Zeus’ removal was one of the worst-timed moves of 2016. Zeus had proven himself as one of the best in-game leaders in the world; the only reason he hadn’t been leading Na’Vi was because starix did a better job outside the game, which allowed Zeus to focus on his own role. The problem was s1mple was judged to be a once-in-a-generation talent. Someone needed to be cut to make room for him, and it was Zeus.
That decision had profound effects on both Na’Vi and Gambit. No one knows for sure if Na’Vi would have decided to cut Zeus had it known about the coaching rule, but it would have made the decision more difficult. At the same time, Gambit got windfall of that split and acquired the best in-game leader in the region.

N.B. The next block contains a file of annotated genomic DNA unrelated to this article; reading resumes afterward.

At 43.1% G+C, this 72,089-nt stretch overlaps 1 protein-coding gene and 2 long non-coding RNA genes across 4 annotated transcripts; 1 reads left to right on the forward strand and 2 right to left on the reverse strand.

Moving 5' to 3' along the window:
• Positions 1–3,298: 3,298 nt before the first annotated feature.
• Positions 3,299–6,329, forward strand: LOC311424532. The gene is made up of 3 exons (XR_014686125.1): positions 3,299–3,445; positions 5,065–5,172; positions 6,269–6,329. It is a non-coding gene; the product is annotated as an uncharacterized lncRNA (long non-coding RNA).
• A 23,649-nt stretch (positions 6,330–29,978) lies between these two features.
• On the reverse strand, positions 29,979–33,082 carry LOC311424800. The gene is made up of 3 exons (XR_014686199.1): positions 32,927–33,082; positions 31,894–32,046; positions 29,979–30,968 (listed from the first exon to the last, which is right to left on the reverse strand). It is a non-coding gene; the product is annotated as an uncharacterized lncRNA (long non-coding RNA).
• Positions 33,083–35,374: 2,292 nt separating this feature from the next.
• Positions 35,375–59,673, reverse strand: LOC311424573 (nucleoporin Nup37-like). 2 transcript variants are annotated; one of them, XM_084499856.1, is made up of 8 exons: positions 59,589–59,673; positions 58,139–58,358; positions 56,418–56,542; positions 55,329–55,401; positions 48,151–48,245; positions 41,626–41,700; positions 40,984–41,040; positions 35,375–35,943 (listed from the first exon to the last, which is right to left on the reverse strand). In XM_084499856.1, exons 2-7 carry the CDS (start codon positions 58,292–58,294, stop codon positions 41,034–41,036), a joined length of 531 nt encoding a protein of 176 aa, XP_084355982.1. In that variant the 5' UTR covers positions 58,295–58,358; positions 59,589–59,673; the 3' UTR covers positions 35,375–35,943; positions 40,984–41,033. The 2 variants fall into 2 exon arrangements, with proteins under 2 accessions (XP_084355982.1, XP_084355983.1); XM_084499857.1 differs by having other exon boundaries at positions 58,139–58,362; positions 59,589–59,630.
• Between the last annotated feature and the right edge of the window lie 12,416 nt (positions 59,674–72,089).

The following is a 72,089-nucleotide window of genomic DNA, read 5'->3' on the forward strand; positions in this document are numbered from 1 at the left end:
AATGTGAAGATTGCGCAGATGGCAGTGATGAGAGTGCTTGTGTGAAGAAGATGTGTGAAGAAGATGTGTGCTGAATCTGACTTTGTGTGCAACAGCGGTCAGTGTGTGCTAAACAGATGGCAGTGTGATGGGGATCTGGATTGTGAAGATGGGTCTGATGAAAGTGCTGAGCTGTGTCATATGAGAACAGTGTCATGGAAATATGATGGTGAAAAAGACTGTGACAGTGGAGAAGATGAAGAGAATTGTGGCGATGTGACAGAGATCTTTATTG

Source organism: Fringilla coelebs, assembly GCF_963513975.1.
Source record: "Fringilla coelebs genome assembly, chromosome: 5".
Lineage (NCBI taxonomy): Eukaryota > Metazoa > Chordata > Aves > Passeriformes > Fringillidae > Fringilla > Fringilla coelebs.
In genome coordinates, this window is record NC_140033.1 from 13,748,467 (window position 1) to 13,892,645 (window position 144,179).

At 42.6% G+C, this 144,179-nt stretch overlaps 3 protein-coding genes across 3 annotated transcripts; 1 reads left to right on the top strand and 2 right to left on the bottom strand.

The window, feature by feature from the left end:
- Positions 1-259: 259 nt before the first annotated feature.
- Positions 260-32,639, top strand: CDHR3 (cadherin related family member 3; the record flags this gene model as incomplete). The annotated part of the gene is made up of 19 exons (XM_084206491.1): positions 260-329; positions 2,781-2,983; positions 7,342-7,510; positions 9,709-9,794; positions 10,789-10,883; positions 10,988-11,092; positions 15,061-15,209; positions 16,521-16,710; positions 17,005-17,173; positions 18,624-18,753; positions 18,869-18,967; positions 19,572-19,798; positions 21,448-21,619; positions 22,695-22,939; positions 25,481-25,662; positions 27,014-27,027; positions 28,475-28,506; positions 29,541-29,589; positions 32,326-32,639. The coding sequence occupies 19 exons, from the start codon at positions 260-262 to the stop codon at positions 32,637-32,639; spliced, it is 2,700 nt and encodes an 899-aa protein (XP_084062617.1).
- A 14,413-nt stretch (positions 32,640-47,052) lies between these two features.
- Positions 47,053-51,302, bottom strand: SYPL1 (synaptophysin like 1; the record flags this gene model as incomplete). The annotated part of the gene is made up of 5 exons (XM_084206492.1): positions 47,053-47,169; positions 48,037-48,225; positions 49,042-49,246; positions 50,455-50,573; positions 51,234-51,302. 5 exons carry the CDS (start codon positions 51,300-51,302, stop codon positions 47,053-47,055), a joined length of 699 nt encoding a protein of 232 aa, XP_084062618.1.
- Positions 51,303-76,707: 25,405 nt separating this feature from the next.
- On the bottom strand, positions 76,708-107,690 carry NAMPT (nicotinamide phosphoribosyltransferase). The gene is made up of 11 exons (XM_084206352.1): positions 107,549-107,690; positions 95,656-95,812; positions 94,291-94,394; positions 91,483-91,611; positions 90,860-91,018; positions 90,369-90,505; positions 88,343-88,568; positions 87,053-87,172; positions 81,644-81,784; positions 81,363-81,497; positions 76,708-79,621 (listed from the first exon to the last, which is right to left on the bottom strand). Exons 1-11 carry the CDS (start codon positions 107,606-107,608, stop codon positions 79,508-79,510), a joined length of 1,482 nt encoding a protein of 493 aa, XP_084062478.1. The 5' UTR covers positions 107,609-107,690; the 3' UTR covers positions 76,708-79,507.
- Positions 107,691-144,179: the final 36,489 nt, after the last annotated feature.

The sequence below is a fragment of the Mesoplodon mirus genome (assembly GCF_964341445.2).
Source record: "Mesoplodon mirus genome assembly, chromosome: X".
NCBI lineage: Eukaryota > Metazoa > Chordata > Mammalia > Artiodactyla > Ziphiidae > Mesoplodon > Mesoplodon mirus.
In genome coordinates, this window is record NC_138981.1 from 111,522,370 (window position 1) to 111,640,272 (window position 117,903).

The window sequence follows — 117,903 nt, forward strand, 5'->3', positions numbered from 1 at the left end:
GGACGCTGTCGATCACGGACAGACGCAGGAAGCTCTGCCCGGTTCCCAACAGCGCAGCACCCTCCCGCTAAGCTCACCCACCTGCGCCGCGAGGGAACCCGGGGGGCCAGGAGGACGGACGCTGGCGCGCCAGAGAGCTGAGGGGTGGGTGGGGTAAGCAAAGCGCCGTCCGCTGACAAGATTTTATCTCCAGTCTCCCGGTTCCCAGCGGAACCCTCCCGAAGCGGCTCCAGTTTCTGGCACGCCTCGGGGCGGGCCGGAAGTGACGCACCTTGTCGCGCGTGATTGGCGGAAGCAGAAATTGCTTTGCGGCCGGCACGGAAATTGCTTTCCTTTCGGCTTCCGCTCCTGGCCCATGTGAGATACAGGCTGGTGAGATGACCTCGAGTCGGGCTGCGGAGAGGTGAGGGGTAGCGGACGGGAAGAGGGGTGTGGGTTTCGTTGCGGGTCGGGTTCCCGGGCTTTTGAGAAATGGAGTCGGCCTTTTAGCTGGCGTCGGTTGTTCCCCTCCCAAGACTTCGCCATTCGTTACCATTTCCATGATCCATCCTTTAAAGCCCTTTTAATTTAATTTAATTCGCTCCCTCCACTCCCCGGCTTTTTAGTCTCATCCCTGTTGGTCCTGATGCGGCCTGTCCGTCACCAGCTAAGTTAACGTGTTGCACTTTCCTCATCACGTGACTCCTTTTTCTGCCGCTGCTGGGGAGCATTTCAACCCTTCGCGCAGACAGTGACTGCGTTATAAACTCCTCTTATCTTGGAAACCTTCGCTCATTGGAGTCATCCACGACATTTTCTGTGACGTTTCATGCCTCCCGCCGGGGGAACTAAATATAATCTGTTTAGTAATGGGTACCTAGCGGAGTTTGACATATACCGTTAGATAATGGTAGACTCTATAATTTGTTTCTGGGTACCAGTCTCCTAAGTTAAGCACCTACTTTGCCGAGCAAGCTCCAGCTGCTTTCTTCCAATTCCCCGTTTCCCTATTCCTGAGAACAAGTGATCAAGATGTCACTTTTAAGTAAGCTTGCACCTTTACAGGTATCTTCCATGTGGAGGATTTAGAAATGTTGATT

That, combined with the talent of Dauren “AdreN“ Kystaubayev, Rustem “mou” Tlepov and Abay “HObbit“ Khasenov (on loan from Tengri), meant the new Gambit lineup had real potential. As unfair as it sounds, Gambit’s last Major result was a fluke. The team had an easy group and played two teams that had coaches for stand-ins. That helped Gambit reach the playoffs and keep its “Legends” status. But this new lineup has real depth behind it, and after ironing things out, was able to win DreamHack Winter. It’s too early to say where they stand in the grand scheme of things, but this isn’t a team that can be underestimated.
Much like Team Liquid and Na’Vi, FaZe tried formulating a team with a coach as in-game leader. But in an odd bit of fortune, FaZe avoided being crushed by the rule change because it never figured out how to make the system work. In fact, Valve’ announcement inadvertently helped FaZe in two ways. First, it forced the team to stop believing that a coach would also function as leader; second, it made FaZe actively search for an in-game leading player.